Flights of Faith

Thursday, April 05, 2007

Silencing Ourselves, Silencing Others

13 Submit yourselves for the Lord's sake to every authority instituted among men: whether to the king, as the supreme authority, 14 or to governors, who are sent by him to punish those who do wrong and to commend those who do right. 15 For it is God's will that by doing good you should silence the ignorant talk of foolish men. 16 Live as free men, but do not use your freedom as a cover-up for evil; live as servants of God. 17 Show proper respect to everyone: Love the brotherhood of believers, fear God, honor the king. (1 Peter 2:12-17)

25 The LORD is good to those whose hope is in him, to the one who seeks him; 26 it is good to wait quietly for the salvation of the LORD. 27 It is good for a man to bear the yoke while he is young. 28 Let him sit alone in silence, for the LORD has laid it on him. 29 Let him bury his face in the dust—there may yet be hope. 30 Let him offer his cheek to one who would strike him, and let him be filled with disgrace. (Lamentations 3:25-30)

Recently, I’ve been thinking about silence (and consequently, speech). What a powerful tool Christ gave us to close our mouths and still our minds. It is the way we all prepared ourselves for the acceptance of Christ in our hearts. We silenced our mouths, cleared our minds, and took that leap of faith hoping God would reveal Himself and accept us into His kingdom. Throughout the past two weeks, I have been focusing on the tools that allow us to come to Christ and then seeing what we do with them after we become Christians. I’ve realized that post-salvation silence is either avoided or used way too much. That is to say, silencing ourselves from God is common along with slipping into a silence that supports the fallen nature of humans.

Both of these Biblical passages are a bit difficult but here’s what I got from them after some prayer and reflection. The second shows us that silence is a tool for spiritual growth and that it takes multiple forms: silence to hear God, silence to reflect on His message, and silence as submission in order to become an example. The first two should not stop with our declaration of Christ as Savior. They can’t stop there because then our faith would not be an active one. Silence can be a tool for asking God what is the next step in our spiritual development. Pray more meaningfully? Engage in theology? Disciple to non-Christians? Take up the cause of social justice? If we do not connect to God meaningfully ourselves, we either allow our faith to be compromised by the world or allow someone else to live out our faith from a different body. Our decisions must be ratified by God precisely because the inspiration for them comes from Him as well. Silence is one way to connect to Him.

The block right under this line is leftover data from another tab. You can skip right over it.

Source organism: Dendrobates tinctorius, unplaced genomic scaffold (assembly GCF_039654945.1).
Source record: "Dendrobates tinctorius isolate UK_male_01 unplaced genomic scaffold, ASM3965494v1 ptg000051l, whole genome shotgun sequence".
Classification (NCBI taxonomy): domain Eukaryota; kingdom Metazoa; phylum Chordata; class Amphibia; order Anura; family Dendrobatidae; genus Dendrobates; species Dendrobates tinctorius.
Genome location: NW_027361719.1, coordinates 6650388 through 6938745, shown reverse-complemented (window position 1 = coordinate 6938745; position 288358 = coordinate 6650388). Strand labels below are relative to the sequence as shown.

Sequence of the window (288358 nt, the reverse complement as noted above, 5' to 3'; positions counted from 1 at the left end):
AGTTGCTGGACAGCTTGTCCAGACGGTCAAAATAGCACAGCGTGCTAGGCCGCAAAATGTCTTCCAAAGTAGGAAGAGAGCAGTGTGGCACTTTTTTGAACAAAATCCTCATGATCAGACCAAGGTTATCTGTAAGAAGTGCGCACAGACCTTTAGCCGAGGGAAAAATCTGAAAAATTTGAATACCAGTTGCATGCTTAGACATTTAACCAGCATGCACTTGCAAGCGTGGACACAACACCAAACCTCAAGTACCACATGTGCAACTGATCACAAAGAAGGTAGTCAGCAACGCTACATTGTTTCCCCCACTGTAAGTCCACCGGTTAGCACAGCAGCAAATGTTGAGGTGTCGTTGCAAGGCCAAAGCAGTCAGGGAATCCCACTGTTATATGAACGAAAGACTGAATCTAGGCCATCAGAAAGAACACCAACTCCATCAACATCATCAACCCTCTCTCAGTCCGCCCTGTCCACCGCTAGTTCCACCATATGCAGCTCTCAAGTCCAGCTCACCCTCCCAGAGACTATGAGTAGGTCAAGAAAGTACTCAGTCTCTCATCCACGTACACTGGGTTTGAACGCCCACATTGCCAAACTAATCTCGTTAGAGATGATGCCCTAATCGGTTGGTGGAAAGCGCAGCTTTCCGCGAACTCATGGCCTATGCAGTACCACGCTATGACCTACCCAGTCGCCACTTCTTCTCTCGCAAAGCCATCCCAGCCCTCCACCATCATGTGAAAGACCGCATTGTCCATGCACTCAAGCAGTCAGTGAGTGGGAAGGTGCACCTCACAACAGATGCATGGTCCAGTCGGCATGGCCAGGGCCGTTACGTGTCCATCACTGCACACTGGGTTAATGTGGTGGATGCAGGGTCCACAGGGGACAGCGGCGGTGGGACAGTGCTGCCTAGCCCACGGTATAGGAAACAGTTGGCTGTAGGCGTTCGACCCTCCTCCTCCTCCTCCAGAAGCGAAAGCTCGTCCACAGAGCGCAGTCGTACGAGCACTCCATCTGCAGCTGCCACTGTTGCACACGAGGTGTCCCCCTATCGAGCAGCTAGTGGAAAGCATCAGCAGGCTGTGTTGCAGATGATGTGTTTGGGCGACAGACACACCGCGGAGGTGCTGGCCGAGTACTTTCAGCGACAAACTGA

However, this does not mean silence should be used because of a lack of complete understanding of something related to our faith. In fact, the first passage asks us to silence ignorant men with our righteous actions right after saying that we should submit to authority for the Lord’s sake. (Sidenote: I think “the Lord’s sake” is our escape route to question or challenge something that is clearly against God. My understanding of the verse is that it tells Christians we can remain free in God while following someone else’s orders. Something that was sure to be a big issue after Jesus’ ascension.) This silencing by Christ-like behavior challenges us to follow Jesus and not our culture. If we think something is wrong, we must rebuke it with our actions, even our speech. If not, we are giving it a green light. And because we named ourselves after our savior, others might take that as a green light from Christ. We can’t let our comfort given to us by the Truth of God limit ourselves from the uncomfortable nature of presenting our beliefs (in words, actions, or productive silence) to others who need a loving critique of their actions. And as the verse 17 says, we must have respect for everyone. This verse calls us to act with Christ in our hearts for those who need us, including those who have the most disrespect towards others and ourselves. By allowing silence in our lives to let God’s voice become clearer, we become empowered to respectfully silence others with the strengths of our living, breathing, and acting convictions.

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